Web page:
FBI Blamed for Delayed Review of Clinton CallsBy Brian Duffy
Washington Post Staff Writer
Mon., Sept. 22, 1997; Page A01
Records of President Clinton's White House fund-raising calls that caused Attorney General Janet Reno to take the first step in a process that could lead to appointment of an independent counsel were turned over to a Justice Department task force several months ago.
But they were not examined by department attorneys until a few days ago because of confused document-handling procedures, government officials said yesterday.
The officials said the records pertained to "a handful" of calls although they said the number may be considerably larger made by Clinton over an unspecified period of time before last year's election and that Reno ordered the review to determine whether any money generated by the calls was placed in strictly regulated campaign accounts, which would be a violation of federal law.
Officials said that while there were several reasons for the delays in reviewing the records, the main reason was problems the FBI had in sorting, identifying and analyzing the contents of hundreds of thousands of pages of documents obtained during the early months of the investigation, which began late last year.
"Of the vast number of documents that the investigation obtained . . . as of this day, some have not yet been classified and reviewed because of problems in the FBI's document-handling system," a senior government official said.
Another official added that most of the records obtained by the task force were physically maintained in the FBI's J. Edgar Hoover headquarters building and that task force attorneys did not have ready access to them.
A third official said the documents were scanned into several differing computer systems, making review and analysis more difficult. This official said that Justice Department complaints about document-handling problems were "a constant."
"For an investigation this important," the official said, "there are an awful lot of things that have not been handled as well as they could have been, support-wise."
Publicly available records show that in at least two instances, individuals listed on fund-raising call sheets prepared for Clinton contributed money to the Democratic National Committee for general party-building activities, but some of the money was improperly deposited into accounts reserved for use by the Clinton-Gore campaign.
Rahm Emanuel, a senior White House policy adviser, said yesterday on CNN's "Late Edition" that Clinton does not recall having made any fund-raising phone calls. "As he's stated . . . he may have. He may not have," Emanuel said, adding that the White House is cooperating fully with the Justice Department review.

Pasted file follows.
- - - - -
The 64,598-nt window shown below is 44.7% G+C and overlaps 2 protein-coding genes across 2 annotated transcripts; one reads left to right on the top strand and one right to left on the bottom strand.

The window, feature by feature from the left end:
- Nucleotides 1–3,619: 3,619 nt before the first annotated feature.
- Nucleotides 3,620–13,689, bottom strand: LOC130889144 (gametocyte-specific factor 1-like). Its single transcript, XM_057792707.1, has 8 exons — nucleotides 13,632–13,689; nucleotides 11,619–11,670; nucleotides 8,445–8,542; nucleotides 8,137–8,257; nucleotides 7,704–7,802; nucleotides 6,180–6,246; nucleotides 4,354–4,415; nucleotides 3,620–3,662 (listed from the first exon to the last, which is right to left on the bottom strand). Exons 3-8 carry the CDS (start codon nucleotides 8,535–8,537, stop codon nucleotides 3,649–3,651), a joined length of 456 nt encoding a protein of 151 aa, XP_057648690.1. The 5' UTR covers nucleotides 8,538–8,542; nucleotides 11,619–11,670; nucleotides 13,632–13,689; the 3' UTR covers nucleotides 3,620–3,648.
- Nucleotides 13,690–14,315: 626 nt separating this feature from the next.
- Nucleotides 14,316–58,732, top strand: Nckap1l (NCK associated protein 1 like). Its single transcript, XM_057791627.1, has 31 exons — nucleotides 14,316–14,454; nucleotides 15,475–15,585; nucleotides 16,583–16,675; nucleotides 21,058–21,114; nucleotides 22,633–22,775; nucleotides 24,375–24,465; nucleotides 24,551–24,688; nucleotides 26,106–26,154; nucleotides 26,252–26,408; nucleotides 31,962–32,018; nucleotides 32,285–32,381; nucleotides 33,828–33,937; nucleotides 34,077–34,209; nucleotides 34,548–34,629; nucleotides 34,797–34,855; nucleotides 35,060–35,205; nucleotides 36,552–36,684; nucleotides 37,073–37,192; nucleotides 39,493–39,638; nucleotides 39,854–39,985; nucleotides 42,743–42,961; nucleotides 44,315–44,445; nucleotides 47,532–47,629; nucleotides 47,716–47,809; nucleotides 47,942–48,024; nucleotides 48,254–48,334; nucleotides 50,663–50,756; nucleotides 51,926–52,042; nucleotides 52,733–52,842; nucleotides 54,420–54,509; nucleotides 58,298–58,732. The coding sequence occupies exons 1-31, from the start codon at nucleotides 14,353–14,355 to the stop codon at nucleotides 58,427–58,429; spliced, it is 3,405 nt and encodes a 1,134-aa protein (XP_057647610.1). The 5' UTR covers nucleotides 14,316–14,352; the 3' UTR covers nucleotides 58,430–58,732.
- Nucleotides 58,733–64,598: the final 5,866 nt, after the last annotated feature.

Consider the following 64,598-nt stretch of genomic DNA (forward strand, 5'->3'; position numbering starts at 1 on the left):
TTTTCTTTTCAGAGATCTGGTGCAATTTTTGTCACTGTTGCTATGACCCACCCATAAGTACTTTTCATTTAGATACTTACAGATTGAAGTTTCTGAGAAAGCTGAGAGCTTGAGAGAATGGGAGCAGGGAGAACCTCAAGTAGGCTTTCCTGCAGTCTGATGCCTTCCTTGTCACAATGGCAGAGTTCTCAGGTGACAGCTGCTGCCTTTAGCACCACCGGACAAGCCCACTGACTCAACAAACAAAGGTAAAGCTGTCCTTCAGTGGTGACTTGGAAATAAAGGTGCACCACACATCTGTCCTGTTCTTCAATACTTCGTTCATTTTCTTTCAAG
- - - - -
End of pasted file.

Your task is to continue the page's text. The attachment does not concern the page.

The Justice Department announced on Saturday Reno's decision to open a review of Clinton's fund-raising calls. Reno must decide at the end of 30 days whether to initiate a 90-day preliminary investigation, a step she is legally required to take before she can recommend appointment of an independent counsel.
Returning to Washington yesterday from San Francisco, Clinton told reporters on his plane that "I don't really know anything about" the review ordered by Reno.
Reno's order came two weeks after she opened a similar review of Vice President Gore's White House fund-raising solicitations and the same week she announced the appointment of a new prosecutor and FBI agent to lead the task force investigation.
Reno said her decision to order the review of Gore's activities was prompted by a Sept. 3 story in The Washington Post that said more than $100,000 of largely unregulated "soft money" campaign contributions he solicited was placed into more strictly regulated "hard money" accounts. Hard money can be used directly in individual campaigns while soft money cannot be used to directly advocate the election of any candidate for federal office. Misreporting donations of hard and soft money can be prosecuted as a criminal offense under the Federal Election Commission Act.
Several senior Republicans said yesterday that Reno's decisions to initiate formal reviews of Clinton's and Gore's fund-raising efforts would force her to seek an independent counsel to further investigate those and other Democratic efforts to raise campaign contributions during last year's elections.
"There is specific and credible evidence sufficient for the attorney general of the United States to request the appointment of an independent counsel tomorrow," Sen. Orrin G. Hatch (R-Utah), chairman of the Senate Judiciary Committee, said yesterday on NBC's "Meet the Press." "She should do it tomorrow. She doesn't have to wait for 30 days."
Rep. Henry J. Hyde (R-Ill.), chairman of the House Judiciary Committee, agreed, saying Reno now "has no other choice" but to seek an independent counsel.
Reno has been under pressure from Republicans to recommend an independent counsel to investigate Democratic fund-raising practices. But she has resisted for months saying "career professionals" at the Justice Department could review the matter properly and that they would inform her when and if they encountered "specific and credible" evidence suggesting illegal activity by high government officials.
Emanuel, speaking after his television interview, said that Republicans "shouldn't be pressuring her and making political charges. Her decision will be based upon the law. And it needs to be free of political pressure."
Staff writers Roberto Suro, in Washington, and John F. Harris, in New York, contributed to this report.
© Copyright 1997 The Washington Post Company